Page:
Damascus Bombing Kills Three of Assad's Top Aides - Voice of America.
Syrian state television says a bomb exploded during a high-level meeting at the National Security building in the capital, killing Defense Minister Daoud Rajha and Deputy Defense Minister Assef Shawkat, brother-in-law of President Bashar al-Assad.
Syrian General Hassan Turkmani, a former defense minister, is also reported to have died of injuries from the bombing.
Syrian Rebels Land Deadly Blow to Assad’s Inner Circle - New York Times.
The killing on Wednesday of President Bashar al-Assad’s key security aides in a brazen bombing attack, close to Mr. Assad’s own residence, called into question the ability of a government that depends on an insular group of loyalists to function effectively as it battles a strengthening opposition.
Bombing in Damascus Kills Top Officials - Washington Post.
Government forces were reported to be shelling several neighborhoods of Damascus on Thursday, a day after a bombing that killed three senior military figures brought the bloodshed that has engulfed Syria to the heart of President Bashar al-Assad’s regime. The blast, which targeted a mid-morning meeting of top security chiefs charged with suppressing Syria’s 16-month-old uprising, appeared to have been meticulously planned and executed, suggesting that rebels have managed to infiltrate Assad’s security apparatus in ways that call into question his regime’s capacity to survive.
Activists said artillery and helicopters were used in the worst attack, on a funeral south of Damascus. The president's brother-in-law, the head of his crisis team and defence minister died in yesterday's bombing. President Bashar al-Assad's own whereabouts are unknown. He has not made any public appearances since the attack. Rebel groups said the bomb had been planted the day before the meeting at national security headquarters where it was detonated. They predicted the government's imminent fall. The army has pledged to rid Syria of "criminal and murder gangs".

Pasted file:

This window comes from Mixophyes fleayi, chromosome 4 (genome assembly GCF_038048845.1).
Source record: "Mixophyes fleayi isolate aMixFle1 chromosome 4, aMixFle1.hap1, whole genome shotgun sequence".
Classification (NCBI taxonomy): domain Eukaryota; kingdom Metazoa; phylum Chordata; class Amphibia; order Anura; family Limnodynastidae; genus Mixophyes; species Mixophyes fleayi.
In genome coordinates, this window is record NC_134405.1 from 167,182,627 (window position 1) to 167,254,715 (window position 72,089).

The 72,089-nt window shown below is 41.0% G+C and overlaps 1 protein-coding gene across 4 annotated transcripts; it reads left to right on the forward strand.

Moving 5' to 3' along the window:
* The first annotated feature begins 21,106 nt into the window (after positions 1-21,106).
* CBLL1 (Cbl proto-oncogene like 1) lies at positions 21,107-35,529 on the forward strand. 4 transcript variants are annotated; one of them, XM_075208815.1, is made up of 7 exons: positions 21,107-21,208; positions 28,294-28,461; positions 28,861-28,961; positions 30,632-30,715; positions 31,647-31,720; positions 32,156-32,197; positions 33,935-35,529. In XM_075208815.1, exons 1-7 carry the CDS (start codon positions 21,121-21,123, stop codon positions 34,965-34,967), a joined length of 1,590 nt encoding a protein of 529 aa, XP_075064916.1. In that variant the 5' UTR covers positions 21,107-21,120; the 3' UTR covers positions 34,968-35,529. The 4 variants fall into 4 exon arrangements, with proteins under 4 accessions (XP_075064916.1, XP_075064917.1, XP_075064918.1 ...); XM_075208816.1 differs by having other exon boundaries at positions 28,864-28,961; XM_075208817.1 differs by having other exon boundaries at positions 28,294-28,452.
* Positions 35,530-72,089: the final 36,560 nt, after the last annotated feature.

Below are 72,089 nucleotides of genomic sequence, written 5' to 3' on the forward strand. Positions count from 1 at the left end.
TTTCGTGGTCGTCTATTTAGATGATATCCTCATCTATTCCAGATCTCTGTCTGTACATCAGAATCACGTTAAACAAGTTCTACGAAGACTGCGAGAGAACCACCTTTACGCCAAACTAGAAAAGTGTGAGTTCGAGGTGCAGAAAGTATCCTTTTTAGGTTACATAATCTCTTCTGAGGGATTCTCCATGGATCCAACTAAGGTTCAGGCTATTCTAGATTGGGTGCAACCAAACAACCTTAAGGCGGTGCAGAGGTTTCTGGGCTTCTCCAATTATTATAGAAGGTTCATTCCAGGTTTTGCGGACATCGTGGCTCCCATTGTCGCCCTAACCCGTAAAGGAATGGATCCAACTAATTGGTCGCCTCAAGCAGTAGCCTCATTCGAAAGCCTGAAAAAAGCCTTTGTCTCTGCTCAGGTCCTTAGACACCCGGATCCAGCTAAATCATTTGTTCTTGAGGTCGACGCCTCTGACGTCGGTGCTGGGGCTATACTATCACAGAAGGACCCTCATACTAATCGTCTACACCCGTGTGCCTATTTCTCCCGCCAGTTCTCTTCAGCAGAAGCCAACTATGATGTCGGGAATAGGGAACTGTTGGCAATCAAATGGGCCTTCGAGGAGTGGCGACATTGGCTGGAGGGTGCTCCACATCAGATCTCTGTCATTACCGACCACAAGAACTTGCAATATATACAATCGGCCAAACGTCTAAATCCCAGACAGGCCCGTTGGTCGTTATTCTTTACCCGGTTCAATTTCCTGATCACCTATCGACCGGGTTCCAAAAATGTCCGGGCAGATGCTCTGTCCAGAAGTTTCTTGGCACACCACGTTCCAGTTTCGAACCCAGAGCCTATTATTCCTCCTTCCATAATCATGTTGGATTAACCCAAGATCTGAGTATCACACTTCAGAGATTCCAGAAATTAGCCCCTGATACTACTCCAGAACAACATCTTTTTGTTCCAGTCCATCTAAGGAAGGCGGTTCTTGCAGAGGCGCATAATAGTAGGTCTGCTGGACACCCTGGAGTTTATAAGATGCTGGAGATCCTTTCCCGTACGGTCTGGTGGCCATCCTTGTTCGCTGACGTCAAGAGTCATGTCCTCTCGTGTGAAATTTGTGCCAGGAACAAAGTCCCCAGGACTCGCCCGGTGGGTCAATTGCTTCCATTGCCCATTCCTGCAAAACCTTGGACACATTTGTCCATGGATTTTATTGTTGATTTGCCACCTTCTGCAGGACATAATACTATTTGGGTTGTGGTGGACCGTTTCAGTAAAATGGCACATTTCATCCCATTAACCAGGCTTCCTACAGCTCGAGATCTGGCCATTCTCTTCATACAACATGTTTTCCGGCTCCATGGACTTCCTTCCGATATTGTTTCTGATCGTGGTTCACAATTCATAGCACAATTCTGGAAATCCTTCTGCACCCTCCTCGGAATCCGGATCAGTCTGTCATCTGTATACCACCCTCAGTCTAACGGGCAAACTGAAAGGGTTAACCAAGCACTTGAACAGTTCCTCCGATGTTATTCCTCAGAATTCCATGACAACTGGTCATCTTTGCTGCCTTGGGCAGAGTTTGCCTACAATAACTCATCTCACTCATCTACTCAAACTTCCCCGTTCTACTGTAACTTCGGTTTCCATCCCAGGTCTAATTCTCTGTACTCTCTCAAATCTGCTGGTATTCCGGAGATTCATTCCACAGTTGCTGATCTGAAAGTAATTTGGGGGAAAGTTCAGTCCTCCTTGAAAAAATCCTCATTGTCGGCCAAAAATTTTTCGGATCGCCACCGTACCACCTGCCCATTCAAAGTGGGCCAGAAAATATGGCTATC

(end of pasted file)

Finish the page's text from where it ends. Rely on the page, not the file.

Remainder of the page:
Assassinations Leave Void in Syrian Military Leadership - Voice of America.
The high-level assassinations on Wednesday of at least three top Syrian officials targeted President Bashar al-Assad's national security team, leaving a large void in the country's military leadership. The casualties include Defense Minister Daoud Rajha; General Asef Shawkat, the Syrian military's deputy chief of staff, who is married to Assad's elder sister; and Hassan Turkmani, a former defense minister and senior military adviser.
Is This a Turning Point in Syria? - Washington Post.
For months, senior members of the Obama administration have proclaimed that Syrian President Bashar al-Assad’s regime is on the brink of collapse, and for months, Assad’s government has withstood onslaughts by the opposition, economic sanctions and international pleas for a resolution to the crisis. The bombing that killed at least three senior Syrian security officials on Wednesday, however, proved to be the clearest indication yet that Assad’s government is vulnerable, providing reason both for hope and anxiety among U.S. officials and analysts as they monitor the fallout.
Damascus Confronts New Reality After Attack - New York Times.
The Syrian government has managed to insulate Damascus from the rest of the country since the uprising began in March 2011, including keeping out much of the foreign news media. It became a kind of a psychological yardstick: if Damascus remained under control, it meant the Assad government was still in control.
Fresh Fighting in Capital as Hundreds Flee Regime Reprisal Attacks - The Telegraph.
The military said residents have 48 hours to leave areas where clashes are taking place between security forces and rebels, according to security sources. "These extremely violent clashes should continue in the next 48 hours to cleanse Damascus of terrorists by the time Ramadan begins" on Friday, the source said, referring to the Muslim holy fasting month. The Britain-based Syrian Observatory for Human Rights watchdog said "hundreds of people" fled several areas.